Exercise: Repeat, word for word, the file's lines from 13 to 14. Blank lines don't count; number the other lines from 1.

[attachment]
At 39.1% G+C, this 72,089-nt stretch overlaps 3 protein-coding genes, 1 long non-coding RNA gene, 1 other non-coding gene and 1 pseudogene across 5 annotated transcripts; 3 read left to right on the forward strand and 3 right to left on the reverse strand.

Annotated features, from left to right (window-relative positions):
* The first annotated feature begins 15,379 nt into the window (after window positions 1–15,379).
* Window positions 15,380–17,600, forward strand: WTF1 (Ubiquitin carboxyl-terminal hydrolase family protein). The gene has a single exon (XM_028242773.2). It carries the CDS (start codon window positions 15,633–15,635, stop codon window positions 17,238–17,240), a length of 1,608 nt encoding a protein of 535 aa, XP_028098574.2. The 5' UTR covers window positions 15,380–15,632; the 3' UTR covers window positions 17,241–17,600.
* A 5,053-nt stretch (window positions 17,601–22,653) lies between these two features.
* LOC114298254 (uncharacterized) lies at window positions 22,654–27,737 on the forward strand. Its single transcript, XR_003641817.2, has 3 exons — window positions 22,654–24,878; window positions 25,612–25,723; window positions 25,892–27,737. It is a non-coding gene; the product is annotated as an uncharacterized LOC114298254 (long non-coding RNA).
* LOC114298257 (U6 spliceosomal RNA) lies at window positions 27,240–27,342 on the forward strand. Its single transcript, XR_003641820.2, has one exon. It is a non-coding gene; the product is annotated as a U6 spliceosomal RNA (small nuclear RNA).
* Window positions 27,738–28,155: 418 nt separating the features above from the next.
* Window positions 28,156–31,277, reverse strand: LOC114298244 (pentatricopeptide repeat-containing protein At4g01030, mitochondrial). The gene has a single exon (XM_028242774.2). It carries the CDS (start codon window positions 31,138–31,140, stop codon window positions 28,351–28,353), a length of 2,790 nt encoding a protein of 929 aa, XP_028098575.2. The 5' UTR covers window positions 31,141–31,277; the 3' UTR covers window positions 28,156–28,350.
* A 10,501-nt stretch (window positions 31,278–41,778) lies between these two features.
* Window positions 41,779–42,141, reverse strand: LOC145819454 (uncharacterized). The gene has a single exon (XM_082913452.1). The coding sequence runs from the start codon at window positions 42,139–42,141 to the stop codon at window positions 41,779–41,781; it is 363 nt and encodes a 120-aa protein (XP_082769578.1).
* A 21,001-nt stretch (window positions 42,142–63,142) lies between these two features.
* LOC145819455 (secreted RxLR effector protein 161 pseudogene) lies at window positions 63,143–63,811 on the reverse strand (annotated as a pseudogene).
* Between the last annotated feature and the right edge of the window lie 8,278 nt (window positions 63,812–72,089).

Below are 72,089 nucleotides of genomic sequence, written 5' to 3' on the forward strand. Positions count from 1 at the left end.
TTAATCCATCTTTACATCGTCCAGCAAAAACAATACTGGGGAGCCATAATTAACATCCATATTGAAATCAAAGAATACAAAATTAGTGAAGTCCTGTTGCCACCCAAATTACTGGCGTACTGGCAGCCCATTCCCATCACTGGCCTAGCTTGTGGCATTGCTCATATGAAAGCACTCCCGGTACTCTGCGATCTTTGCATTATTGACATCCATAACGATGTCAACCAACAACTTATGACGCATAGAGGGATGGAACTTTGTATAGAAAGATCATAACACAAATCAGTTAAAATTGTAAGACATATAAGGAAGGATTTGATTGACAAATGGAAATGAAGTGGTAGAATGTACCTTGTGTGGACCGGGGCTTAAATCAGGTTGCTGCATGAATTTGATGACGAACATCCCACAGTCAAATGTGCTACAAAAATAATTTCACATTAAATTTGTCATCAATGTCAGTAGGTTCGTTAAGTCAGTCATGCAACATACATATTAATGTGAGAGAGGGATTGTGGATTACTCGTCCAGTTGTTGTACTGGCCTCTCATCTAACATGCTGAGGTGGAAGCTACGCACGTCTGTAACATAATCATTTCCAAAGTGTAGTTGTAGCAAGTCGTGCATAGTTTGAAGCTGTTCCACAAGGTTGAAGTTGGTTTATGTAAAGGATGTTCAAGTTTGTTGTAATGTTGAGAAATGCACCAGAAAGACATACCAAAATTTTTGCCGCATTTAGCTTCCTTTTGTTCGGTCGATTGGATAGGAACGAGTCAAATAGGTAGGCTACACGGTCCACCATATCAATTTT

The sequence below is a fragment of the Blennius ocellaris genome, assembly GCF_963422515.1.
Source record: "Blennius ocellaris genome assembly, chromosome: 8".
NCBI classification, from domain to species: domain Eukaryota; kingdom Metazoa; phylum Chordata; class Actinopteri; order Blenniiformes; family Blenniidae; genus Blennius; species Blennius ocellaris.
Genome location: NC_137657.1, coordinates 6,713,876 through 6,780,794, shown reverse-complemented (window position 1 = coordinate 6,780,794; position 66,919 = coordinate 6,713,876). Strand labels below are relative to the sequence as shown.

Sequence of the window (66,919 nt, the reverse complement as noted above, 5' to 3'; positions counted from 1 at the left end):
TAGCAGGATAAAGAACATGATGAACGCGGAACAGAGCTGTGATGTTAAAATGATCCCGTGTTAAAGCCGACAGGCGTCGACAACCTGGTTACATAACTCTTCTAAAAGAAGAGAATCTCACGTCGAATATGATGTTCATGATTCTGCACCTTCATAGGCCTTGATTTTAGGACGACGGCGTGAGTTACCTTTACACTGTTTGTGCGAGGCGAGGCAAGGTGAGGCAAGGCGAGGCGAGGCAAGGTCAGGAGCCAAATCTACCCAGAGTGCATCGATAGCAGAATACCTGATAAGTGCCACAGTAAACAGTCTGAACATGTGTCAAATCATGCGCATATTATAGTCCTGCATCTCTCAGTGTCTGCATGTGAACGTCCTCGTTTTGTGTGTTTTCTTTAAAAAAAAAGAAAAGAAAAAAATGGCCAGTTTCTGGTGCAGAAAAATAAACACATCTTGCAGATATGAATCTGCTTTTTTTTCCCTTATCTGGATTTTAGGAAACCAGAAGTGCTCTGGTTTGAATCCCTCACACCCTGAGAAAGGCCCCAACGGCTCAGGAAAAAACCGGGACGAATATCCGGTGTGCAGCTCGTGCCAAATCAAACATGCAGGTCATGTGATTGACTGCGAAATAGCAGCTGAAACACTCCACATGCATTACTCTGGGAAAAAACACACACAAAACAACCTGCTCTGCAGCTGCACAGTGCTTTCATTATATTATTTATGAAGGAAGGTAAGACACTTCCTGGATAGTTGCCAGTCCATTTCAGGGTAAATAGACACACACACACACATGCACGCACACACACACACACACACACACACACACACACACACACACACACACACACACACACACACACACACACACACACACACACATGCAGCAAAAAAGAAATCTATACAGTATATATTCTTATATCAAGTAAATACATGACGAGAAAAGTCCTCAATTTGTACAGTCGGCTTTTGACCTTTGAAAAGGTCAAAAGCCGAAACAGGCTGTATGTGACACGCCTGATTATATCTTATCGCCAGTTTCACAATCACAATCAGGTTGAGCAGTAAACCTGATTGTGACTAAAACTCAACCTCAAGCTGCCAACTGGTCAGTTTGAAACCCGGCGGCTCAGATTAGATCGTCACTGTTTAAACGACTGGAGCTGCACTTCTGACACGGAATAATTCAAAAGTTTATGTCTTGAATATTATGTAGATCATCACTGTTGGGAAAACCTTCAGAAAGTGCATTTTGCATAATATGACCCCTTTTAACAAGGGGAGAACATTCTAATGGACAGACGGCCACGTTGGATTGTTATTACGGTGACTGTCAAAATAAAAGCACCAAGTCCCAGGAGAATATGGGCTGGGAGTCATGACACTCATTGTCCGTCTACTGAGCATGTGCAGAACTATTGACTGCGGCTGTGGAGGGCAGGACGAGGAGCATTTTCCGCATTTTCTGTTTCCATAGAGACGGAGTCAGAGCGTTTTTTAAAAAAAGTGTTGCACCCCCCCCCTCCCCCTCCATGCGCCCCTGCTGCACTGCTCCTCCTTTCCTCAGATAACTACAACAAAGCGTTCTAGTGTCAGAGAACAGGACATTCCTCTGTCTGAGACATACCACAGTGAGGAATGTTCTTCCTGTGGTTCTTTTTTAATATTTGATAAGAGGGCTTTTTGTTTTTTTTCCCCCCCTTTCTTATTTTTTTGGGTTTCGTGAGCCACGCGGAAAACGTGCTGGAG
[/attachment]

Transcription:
* LOC145819455 (secreted RxLR effector protein 161 pseudogene) lies at window positions 63,143–63,811 on the reverse strand (annotated as a pseudogene).
* Between the last annotated feature and the right edge of the window lie 8,278 nt (window positions 63,812–72,089).